So read on to discover how to implement the 5Cs and adopt employee engagement best practices within your organization.
1. Create a supportive environment
We’re starting with the first of the 5Cs: care.
When you show genuine care for your employees and their wellbeing, you foster loyalty, trust, and a positive work environment. All of this works wonders for your employee engagement metrics.
44% of employees experience a lot of stress at work. In supportive environments, employers know how to recognize and respond to stress and burnout in frontline workers. But they also do their best to prevent stress and burnout from occurring in the first place.
Supportive employers offer health and wellness programs, mental health support, flexible work arrangements, and professional development opportunities. They maintain strong channels of communication and show employees that they value their work and their input. Employees know who to turn to if they have a problem or need some help.
In 2023, this still stands — but the way companies care for their employees is evolving. And digital tools are becoming a more important part of the picture.
Today’s employees expect their workplace tech solutions to be of the same (or better) quality as the tools they use in their personal lives. Using technology at work should be as simple as sending a direct message or scrolling through a newsfeed for company announcements. When workplace systems aren’t intuitive and familiar, it can add stress to the working day and cause employees to feel burdened and disengaged.
By adopting a digital approach, companies can also use technology to ensure all workers — including those who don’t sit at their desktop computer all day — feel cared for and supported by the company.
With a super-app like Blink, you can send important communications straight to every worker’s fingertips. You can point them in the direction of health and wellbeing resources, and reinforce the communication that helps build a strong company culture.
2. Foster meaningful relationships
Humans are naturally social. Neuroscientists now know that we crave social connection in the same way we crave food when we’re hungry.
The best workplaces satisfy this craving. They provide a network of strong relationships and connections.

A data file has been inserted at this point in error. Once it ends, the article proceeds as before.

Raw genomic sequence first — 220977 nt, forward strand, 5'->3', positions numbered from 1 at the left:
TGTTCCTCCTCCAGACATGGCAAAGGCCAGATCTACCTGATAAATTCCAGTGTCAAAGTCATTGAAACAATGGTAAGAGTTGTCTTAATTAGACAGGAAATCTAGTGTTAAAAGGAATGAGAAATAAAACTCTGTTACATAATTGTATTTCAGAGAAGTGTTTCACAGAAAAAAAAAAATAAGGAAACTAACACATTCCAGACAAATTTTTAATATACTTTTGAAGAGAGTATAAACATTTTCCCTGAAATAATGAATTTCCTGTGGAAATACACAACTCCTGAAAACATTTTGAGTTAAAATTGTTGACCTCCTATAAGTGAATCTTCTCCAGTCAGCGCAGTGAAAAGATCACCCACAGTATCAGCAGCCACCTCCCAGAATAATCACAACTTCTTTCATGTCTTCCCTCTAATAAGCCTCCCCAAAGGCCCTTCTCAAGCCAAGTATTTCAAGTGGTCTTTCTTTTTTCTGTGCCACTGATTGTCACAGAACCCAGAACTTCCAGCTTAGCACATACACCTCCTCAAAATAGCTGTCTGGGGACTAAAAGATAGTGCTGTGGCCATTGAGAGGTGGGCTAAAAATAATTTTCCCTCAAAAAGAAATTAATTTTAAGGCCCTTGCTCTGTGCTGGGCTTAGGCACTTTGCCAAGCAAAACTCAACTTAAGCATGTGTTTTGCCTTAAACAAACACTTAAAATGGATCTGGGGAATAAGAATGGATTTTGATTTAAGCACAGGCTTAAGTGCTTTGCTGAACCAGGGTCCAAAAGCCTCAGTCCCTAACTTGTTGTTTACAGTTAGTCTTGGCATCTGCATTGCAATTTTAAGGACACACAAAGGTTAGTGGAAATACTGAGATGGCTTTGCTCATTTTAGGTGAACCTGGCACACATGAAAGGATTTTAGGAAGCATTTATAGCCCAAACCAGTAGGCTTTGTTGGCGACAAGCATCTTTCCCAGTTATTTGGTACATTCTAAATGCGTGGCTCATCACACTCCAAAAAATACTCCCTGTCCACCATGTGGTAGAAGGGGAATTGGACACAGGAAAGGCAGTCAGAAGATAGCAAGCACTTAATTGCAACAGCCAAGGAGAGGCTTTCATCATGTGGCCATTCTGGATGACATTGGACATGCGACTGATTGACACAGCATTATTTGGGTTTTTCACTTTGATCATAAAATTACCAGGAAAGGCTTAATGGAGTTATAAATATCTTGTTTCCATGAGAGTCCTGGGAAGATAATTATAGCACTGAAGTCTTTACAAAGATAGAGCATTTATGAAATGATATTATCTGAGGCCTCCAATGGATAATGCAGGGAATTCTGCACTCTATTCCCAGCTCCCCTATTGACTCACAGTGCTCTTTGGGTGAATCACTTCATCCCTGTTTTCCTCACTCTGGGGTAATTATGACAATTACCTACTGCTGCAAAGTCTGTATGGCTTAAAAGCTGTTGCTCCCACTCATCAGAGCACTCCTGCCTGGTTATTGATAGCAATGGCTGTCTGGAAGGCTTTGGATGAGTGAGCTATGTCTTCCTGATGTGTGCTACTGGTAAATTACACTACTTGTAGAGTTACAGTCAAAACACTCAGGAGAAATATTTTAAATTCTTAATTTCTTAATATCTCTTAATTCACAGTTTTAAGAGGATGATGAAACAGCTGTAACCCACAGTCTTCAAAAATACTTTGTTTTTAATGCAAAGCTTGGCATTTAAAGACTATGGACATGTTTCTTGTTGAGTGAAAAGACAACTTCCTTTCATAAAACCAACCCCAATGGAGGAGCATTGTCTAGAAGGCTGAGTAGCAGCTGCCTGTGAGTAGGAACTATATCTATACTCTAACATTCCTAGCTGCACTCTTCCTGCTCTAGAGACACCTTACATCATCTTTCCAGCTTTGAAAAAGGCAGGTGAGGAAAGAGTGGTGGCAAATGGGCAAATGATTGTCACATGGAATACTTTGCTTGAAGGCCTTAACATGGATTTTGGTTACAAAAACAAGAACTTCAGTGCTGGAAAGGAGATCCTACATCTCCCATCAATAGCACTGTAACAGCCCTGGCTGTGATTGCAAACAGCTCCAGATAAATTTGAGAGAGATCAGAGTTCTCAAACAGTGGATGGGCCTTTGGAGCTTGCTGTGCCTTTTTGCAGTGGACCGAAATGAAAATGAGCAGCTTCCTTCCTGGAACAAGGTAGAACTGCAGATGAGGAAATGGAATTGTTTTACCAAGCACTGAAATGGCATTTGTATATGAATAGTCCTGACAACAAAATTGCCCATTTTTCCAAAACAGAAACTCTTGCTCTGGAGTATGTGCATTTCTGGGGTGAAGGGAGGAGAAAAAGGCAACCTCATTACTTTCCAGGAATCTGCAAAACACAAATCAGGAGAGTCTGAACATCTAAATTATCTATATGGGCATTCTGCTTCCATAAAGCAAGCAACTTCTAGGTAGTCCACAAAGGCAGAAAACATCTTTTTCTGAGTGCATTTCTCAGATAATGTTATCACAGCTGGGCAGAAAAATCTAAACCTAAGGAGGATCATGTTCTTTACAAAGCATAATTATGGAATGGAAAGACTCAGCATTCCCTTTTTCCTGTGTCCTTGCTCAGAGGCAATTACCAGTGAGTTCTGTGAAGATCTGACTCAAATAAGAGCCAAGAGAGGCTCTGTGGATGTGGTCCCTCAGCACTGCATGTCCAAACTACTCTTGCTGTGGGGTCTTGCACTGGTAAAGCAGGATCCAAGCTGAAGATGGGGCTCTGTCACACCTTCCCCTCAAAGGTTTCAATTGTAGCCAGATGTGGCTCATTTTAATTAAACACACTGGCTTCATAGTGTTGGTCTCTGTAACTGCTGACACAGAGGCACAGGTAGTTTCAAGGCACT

As well as helping frontline workers to feel like part of the company team, connection brings business benefits too. McKinsey reports that well-connected teams see a productivity increase of 20-25%. Employees are more collaborative. Team building becomes easier. And employees are more connected to the wider aims of your organization.
When developing employee engagement best practices, you have to consider two different types of connections within your workplace.
What stops a worker from moving from one hospital to another? Or one bus company to another? More often than not, a company’s values, culture, and sense of community play an important role in people choosing to stay — or to leave.
Dispersed workers need regular connection with their co-workers. And leaders need to provide tools that help team members from across the organization feel part of the company community.
Meaningful relationships are built on two-way communication, and they involve people from all levels of an organization.
When companies start a conversation with employees, frontline teams get to hear from their leaders and vice versa.
And when companies use the right tools, this conversation can continue even when a worker is on the road or based over multiple sites
Open communication is the foundation of company connection. And when your team is dispersed, this requires a tailored approach. Here are some ideas to inform your strategy.
Look beyond the intranet
The company intranet may be the traditional forum for company communications, but this type of platform is best suited to top-down news and one-way conversations. It’s outdated and it doesn’t live up to the digital experience employees expect in 2023.
If the company intranet is the only communication tool you’re currently using, it’s time for a refresh. New tools will make it much easier for you to build a company-wide community.
A mobile-first application allows you to meet your employees where they are. This is particularly important for frontline organizations where the vast majority of the workforce will rarely (or never) have access to a desktop device in order to send and receive important communications.
Are you still sending paper paystubs, circulating employee surveys via the mail, or relying on paper notices on walls and doors in your frontline environment? Then it’s time to go mobile.
Use a single platform
It gets confusing when employees have to look in lots of different places for company communications. Emails from leadership. WhatsApp messages from co-workers. The office noticeboard for the latest team building event.
Make life easier for everyone by choosing a digital solution that provides a home for all company communication. Blink facilitates employee connection via private chat, group chat, and a social-media-style news feed, so every employee can stay connected, even when they’re on the go.